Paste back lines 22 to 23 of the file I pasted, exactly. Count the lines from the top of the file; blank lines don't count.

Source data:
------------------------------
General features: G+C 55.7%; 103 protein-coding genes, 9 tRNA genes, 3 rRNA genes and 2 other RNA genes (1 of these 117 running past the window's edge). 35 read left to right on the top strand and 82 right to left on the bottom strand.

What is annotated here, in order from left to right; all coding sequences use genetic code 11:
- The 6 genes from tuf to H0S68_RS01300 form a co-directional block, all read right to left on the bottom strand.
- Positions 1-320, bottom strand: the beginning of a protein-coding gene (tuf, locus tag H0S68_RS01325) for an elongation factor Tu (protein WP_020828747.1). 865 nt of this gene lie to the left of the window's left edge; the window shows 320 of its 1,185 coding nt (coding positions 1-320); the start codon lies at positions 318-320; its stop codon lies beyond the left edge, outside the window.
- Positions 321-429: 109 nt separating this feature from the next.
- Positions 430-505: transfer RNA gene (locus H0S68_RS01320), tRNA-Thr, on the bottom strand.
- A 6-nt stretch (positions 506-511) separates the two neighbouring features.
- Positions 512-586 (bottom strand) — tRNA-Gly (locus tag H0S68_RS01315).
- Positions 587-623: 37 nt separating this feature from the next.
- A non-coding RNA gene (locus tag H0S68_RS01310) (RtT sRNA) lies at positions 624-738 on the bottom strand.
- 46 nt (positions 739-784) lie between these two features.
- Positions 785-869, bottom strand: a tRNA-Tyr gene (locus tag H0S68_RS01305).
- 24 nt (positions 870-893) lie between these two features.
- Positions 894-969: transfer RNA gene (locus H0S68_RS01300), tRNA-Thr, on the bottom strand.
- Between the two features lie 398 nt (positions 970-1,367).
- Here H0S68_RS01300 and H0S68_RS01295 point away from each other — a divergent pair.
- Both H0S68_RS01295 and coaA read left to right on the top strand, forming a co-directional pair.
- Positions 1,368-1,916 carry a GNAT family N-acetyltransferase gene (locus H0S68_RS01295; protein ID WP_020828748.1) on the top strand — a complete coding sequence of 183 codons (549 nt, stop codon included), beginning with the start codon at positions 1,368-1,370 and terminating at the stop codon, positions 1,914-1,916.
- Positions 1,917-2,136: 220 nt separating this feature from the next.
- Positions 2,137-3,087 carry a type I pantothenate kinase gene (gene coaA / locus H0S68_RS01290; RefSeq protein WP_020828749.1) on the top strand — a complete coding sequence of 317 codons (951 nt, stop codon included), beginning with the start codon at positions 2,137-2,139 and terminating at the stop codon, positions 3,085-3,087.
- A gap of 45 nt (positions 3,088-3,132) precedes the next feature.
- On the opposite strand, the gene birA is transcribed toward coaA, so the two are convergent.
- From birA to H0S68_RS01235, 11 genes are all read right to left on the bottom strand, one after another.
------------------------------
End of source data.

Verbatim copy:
- On the opposite strand, the gene birA is transcribed toward coaA, so the two are convergent.
- From birA to H0S68_RS01235, 11 genes are all read right to left on the bottom strand, one after another.